11. Dalija Prasnikar

    Long term availability of Community Edition

    There is no guarantee it will be available in the future. We can only hope it will be
  12. Dalija Prasnikar

    SudokuHelper - Example for uncoupled design via interfaces

    Yes.... forget the fake interface approach... brain fart...
  13. Dalija Prasnikar

    SudokuHelper - Example for uncoupled design via interfaces

    Possible solution for interface problem would be using fake interface instance as magic value as reference counting on that would not cause any problems (Note: I haven't tested such solution). function NopAddRef(Inst: Pointer): Integer; stdcall; begin Result := -1; end; function NopRelease(Inst: Pointer): Integer; stdcall; begin Result := -1; end; function NopQueryInterface(Inst: Pointer; const IID: TGUID; out Obj): HResult; stdcall; begin Result := E_NOINTERFACE; end; const FakeInterfaceVTable: array [0 .. 2] of Pointer = (@NopQueryInterface, @NopAddRef, @NopRelease); FakeInterfaceInstance: Pointer = @FakeInterfaceVTable; At this point, solution with lock seems like simpler approach if it makes sense to avoid unnecessary instance construction. On the other hand, if you are to write some universal lazy initialized container that will work on different types, then this solution even though more complicated would pay off.
  14. Dalija Prasnikar

    SudokuHelper - Example for uncoupled design via interfaces

    It will crash at FSingleton := TSingleton.Create during assignment. At that point FSingleton value is pointer(1). FSingleton is interface, and assigning new value will try to call _Release on any non-nil old value to maintain appropriate reference count and that old value is invalid address.
  15. Dalija Prasnikar

    SudokuHelper - Example for uncoupled design via interfaces

    That is better solution (it would require additional if to prevent calling CompareExchange for every access, similar to original example (full code)) , but it does not work with interfaces. Your example used additional lock, so it wasn't really clear what you are objecting to. Also, with lazy initialization code path where possible unnecessary object construction happens is extremely rare situation and even if it does happen lock in memory manager not something that would bother me. Because it happens rarely, even cost of explicit lock is negligible so I never used that "potential" performance issue as something worth measuring and proving which solution is faster. The only considerable argument is how costly is the construction of the object that might get discarded, but using lock in memory manager is a poor way to prove that point.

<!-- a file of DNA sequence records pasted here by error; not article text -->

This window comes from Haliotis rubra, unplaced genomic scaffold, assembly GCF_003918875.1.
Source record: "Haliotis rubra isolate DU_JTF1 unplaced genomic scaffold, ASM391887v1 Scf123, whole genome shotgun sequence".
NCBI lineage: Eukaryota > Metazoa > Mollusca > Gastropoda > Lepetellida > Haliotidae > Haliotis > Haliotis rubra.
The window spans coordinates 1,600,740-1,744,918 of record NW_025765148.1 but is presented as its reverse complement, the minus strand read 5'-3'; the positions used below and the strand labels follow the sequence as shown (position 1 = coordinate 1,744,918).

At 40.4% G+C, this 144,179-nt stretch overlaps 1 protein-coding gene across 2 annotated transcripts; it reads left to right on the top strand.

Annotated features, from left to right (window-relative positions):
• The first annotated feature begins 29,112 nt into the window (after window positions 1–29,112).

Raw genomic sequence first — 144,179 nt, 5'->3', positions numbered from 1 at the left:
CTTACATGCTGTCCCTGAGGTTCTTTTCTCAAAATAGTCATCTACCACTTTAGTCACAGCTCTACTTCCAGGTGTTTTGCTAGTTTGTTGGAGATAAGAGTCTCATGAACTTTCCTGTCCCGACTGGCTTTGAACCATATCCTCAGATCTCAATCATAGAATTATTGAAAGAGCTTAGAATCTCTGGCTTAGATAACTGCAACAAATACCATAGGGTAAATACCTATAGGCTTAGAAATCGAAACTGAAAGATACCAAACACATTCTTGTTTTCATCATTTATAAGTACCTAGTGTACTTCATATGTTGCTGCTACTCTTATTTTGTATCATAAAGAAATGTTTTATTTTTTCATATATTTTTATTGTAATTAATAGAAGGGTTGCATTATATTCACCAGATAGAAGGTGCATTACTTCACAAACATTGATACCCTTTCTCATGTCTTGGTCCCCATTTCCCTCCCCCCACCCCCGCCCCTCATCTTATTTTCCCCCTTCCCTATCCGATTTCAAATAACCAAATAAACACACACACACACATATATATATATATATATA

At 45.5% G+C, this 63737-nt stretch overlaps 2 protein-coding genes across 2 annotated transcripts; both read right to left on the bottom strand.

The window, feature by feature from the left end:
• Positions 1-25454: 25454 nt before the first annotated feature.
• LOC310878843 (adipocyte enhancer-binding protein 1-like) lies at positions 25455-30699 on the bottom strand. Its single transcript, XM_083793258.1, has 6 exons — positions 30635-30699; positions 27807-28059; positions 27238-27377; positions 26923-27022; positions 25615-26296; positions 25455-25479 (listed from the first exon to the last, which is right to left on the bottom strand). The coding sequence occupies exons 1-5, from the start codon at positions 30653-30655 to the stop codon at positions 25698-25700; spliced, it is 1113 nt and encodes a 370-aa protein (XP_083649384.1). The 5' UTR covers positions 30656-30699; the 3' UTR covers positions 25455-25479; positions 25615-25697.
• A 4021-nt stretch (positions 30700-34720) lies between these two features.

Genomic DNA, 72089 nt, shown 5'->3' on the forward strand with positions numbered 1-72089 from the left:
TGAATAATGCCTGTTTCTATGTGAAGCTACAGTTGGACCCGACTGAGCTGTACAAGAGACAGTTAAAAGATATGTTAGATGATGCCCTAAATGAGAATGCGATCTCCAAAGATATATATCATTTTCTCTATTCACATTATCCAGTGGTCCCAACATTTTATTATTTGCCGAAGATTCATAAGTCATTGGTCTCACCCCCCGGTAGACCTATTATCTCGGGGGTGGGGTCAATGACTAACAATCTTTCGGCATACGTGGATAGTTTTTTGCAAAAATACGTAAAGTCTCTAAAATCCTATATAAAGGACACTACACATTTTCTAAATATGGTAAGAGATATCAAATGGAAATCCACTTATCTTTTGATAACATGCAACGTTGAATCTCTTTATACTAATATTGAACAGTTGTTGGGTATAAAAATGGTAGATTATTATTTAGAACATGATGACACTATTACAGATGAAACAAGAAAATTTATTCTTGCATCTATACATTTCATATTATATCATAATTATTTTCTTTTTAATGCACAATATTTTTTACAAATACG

16. Dalija Prasnikar

    SudokuHelper - Example for uncoupled design via interfaces

    InterlockedCompareExchangePointer is part of Windows API. AtomicCmpExchange is added to provide cross-platform support. There is also TInterlocked class in System.SyncObjs that implements various static functions for performing interlocked operations, including CompareExchange that basically calls AtomicCmpExchange, but it is more convenient to use for some types.
  17. Dalija Prasnikar

    SudokuHelper - Example for uncoupled design via interfaces

    And how exactly would you do that in this scenario? Not to mention that you are opposing simple full pointer exchange because it is too "clever", and your solution would be bit fiddling. Comfortable, prefer, personally use... those are all the same reasons, just different words. You are reading into words way too much. You don't want to use something because you have subjective reasons. I have no problem with that and I am doing the same in many places. The only reason why am I here objecting, is you saying this is not good pattern and this is not true and it sends wrong message to others that are not familiar with this kind of code. By you saying this is bad code, someone else might avoid such coding pattern because they will wrongly think it is a bad one. The only place where I wouldn't use this pattern is in places where constructed object is extremely heavy and where constructing object that would possibly be immediately discarded would consume plenty of resources or would take a lot of time. I already said why it is good, but I will repeat it. It is lock-free, so the whole operation can be done with single reference (I am not talking about local variables, but broader scope where final reference is declared). There is no additional, separate entity involved. That is reason enough.
  18. Dalija Prasnikar

    SudokuHelper - Example for uncoupled design via interfaces

    It is still separate entity. I don't mind you or anyone else writing code they are more comfortable with. However, I will firmly defend this pattern as good code simply because it is. All lock-free code is "clever", there is no way around it and this is the simplest pattern as it gets for lock-free. And this pattern is also recognized and used across different languages. For anyone that wants to learn more and get out of their comfort zone, this is a good example to learn from.